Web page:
The U.S. Department of Transportation's National Highway Traffic Safety Administration (NHTSA) proposed upgrades to the federal motor vehicle safety standard for child-restraint systems to ensure child passengers are protected in side crashes. The proposed upgrades would include a first-ever side impact test for car seats sold in the U.S. that are designed for children weighing up to 40 pounds.
"As a father of two, I know the peace of mind this proposed test will give parents," said Transportation Secretary Anthony Foxx. "We all want to make sure our children’s car seats are as safe as possible, and today’s proposal will give parents and car-seat makers important new data on how car seats perform in side crashes.”
In the proposed test simulating a side-impact vehicle crash, car seats must demonstrate they can safely restrain a child by preventing harmful head contact with an intruding vehicle door and reducing the crash forces transmitted to the child’s head and chest. NHTSA estimates that the proposal would save five lives and prevent 64 injuries annually.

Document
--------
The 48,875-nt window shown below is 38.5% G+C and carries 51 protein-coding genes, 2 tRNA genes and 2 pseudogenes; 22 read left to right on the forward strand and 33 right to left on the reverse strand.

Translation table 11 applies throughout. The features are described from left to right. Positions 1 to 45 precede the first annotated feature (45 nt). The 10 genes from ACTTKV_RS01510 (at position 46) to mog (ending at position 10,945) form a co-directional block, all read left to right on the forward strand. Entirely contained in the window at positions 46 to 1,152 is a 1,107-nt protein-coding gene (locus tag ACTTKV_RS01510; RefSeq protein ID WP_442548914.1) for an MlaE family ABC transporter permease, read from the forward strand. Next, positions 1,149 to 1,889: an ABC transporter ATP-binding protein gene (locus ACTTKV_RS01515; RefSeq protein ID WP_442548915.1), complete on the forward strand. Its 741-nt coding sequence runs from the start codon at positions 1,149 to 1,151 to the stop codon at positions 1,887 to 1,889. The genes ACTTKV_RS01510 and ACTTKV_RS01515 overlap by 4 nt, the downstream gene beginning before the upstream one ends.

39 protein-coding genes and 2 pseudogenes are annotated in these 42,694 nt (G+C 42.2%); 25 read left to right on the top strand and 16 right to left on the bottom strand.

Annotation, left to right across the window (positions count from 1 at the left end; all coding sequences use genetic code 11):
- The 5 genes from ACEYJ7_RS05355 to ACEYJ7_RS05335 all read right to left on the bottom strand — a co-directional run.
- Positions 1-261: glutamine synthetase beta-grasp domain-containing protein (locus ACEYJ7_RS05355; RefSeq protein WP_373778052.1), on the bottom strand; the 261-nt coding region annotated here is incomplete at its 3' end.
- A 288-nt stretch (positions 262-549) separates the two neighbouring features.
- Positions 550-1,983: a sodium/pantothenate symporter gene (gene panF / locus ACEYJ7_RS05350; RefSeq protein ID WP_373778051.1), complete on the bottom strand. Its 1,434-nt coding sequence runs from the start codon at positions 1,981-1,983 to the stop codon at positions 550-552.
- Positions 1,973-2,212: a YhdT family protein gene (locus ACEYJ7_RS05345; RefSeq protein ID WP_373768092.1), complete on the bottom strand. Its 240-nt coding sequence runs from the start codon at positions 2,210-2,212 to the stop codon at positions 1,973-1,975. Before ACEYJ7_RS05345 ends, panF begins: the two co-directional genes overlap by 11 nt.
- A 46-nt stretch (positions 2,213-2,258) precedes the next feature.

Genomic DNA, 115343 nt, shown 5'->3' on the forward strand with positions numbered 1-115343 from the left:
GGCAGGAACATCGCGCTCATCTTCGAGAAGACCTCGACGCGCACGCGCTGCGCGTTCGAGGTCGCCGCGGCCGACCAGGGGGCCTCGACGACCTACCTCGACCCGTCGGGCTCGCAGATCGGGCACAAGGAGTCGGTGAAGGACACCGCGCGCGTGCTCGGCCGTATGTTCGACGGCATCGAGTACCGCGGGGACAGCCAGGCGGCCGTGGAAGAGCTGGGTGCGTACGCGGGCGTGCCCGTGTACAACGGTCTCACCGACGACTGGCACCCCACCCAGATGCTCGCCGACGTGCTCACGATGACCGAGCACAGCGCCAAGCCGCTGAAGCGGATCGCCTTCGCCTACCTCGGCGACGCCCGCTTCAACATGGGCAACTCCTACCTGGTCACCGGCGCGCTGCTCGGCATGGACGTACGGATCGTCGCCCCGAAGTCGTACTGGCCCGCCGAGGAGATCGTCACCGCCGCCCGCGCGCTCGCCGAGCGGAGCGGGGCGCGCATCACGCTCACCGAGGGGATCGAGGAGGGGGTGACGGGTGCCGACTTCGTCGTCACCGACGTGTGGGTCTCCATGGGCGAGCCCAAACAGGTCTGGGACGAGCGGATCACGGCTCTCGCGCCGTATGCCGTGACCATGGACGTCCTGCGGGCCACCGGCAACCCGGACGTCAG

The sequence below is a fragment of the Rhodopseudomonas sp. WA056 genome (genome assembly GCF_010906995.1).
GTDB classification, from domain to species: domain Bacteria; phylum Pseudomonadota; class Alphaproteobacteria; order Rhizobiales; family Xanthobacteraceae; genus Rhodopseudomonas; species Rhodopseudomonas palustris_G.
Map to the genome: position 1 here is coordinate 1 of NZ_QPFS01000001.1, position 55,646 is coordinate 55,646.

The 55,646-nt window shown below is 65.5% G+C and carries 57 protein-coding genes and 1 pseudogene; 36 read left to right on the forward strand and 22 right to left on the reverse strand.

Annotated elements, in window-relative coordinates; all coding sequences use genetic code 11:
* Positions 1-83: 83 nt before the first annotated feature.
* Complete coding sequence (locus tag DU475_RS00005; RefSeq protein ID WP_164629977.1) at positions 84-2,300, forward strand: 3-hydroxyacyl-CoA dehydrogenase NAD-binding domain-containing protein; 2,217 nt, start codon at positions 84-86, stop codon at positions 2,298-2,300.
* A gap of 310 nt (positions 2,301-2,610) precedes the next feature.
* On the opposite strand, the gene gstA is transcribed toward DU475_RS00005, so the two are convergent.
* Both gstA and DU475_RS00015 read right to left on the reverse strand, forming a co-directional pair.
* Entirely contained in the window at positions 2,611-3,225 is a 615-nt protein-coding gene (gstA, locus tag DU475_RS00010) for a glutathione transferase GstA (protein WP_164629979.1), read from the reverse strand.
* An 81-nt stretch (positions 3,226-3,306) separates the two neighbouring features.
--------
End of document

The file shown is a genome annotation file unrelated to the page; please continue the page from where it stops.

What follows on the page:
"Car seats are an essential tool for keeping young children safe in vehicles and have a proven track record of saving lives," said NHTSA Acting Administrator David Friedman. "Today we continue to build on our extensive child seat safety program by adding side-impact crash protection for the first time."
Under the proposal, car seats would be tested in a specially designed sled test that simulates a “T-bone” crash, where the front of a vehicle traveling 30 mph strikes the side of a small passenger vehicle traveling at 15 mph. The sled test is the first of its kind in the world being proposed for regulation, as it simulates both the acceleration of the struck vehicle and the vehicle door crushing toward the car seat. In addition to using an existing 12-month-old child dummy, the proposed test will also utilize a newly developed side-impact dummy representing a 3-year-old child. The agency proposed a 3-year timeframe for car-seat manufacturers to make any necessary changes to meet the proposed requirements upon final rule publication.